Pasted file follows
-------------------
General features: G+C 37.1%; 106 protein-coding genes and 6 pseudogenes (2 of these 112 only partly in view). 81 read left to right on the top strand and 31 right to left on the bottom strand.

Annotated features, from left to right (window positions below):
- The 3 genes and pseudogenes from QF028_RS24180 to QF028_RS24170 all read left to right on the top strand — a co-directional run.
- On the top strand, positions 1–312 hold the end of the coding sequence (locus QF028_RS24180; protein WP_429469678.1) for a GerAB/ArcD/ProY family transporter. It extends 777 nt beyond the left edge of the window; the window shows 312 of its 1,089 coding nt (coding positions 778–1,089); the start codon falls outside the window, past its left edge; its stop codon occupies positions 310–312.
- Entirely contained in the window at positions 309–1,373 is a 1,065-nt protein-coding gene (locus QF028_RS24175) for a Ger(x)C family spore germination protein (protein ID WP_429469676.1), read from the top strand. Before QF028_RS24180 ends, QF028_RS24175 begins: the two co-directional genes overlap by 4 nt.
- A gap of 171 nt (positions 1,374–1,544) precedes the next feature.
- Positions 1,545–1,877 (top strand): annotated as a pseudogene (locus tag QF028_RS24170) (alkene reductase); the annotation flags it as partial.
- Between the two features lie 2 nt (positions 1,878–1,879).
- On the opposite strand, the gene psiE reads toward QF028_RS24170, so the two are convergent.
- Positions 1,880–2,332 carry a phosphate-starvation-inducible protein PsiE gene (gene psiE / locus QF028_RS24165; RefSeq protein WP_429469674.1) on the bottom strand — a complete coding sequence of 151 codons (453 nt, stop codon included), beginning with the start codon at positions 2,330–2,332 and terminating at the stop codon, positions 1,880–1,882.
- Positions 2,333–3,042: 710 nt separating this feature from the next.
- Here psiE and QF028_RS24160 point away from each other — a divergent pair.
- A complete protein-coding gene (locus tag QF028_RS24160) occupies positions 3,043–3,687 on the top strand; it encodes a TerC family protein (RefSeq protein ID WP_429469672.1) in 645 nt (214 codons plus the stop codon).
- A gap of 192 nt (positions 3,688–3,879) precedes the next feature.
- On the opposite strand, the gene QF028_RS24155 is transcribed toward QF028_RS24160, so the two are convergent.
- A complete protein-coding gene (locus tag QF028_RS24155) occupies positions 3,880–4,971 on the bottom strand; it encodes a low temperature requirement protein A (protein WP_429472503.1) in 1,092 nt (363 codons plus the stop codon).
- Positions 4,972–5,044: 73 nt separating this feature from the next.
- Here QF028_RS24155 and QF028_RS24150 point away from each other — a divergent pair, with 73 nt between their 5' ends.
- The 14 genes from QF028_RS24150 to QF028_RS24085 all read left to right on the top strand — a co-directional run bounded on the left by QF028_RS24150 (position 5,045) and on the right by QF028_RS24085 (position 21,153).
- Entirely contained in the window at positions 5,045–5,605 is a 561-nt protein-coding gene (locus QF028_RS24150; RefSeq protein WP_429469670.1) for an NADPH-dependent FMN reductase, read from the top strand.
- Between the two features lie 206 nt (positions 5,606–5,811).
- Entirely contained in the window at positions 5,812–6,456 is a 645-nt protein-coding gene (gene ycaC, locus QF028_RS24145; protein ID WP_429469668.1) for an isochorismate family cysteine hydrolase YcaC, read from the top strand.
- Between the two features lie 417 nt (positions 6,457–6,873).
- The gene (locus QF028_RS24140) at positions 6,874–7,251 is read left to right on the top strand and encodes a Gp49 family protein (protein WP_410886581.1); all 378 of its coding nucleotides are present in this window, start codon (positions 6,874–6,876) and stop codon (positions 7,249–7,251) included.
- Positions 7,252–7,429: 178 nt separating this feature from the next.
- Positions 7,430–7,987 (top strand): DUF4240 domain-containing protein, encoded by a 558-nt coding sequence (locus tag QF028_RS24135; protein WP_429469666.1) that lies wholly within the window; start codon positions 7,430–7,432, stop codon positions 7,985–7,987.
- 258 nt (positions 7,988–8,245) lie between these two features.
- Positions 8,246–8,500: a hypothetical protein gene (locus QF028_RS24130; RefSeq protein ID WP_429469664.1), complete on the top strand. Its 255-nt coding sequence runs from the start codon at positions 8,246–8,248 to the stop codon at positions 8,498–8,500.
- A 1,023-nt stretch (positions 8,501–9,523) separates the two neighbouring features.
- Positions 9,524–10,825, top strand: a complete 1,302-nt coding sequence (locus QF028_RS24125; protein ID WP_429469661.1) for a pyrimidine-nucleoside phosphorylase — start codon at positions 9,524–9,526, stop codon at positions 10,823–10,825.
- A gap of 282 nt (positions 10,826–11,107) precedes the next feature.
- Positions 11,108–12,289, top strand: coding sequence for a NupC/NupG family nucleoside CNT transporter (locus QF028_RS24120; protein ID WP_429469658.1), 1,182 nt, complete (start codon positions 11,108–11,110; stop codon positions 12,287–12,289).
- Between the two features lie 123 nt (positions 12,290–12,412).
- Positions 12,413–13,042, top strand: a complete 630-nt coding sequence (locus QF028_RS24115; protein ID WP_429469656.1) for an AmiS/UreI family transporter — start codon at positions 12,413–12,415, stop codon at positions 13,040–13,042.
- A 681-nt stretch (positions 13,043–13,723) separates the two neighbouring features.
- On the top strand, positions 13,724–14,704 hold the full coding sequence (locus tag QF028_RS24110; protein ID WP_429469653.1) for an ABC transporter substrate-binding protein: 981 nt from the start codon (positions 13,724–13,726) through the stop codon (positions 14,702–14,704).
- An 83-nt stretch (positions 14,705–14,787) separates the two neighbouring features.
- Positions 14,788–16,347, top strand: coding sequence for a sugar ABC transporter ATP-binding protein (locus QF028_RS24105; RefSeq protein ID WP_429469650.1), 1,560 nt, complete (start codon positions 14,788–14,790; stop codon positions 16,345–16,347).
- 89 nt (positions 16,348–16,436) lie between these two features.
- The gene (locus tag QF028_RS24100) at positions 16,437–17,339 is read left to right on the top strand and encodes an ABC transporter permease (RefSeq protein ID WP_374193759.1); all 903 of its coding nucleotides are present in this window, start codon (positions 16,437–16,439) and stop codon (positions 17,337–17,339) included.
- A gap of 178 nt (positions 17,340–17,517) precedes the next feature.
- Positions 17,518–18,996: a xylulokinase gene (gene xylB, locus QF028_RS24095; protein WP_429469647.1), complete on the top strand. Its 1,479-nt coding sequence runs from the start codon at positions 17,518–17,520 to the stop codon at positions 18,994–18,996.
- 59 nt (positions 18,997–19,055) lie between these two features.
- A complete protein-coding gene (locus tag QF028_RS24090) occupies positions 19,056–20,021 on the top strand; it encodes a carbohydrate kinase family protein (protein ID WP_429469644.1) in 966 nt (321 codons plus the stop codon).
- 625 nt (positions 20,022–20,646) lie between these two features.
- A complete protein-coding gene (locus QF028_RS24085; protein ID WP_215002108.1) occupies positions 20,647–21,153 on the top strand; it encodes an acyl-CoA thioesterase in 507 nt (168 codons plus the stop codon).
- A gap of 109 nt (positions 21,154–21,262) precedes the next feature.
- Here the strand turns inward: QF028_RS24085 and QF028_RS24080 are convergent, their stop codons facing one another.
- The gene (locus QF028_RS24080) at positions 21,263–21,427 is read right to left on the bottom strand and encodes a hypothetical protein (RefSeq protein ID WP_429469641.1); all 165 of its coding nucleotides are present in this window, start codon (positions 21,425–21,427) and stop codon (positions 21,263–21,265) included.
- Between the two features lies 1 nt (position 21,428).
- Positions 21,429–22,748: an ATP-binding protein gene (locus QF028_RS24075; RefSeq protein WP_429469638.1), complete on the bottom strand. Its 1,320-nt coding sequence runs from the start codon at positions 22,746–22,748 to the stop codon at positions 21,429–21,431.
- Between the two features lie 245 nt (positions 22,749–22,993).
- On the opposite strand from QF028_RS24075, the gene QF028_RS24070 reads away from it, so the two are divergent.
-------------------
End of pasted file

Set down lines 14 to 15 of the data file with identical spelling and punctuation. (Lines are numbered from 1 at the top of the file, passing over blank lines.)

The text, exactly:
- A gap of 192 nt (positions 3,688–3,879) precedes the next feature.
- On the opposite strand, the gene QF028_RS24155 is transcribed toward QF028_RS24160, so the two are convergent.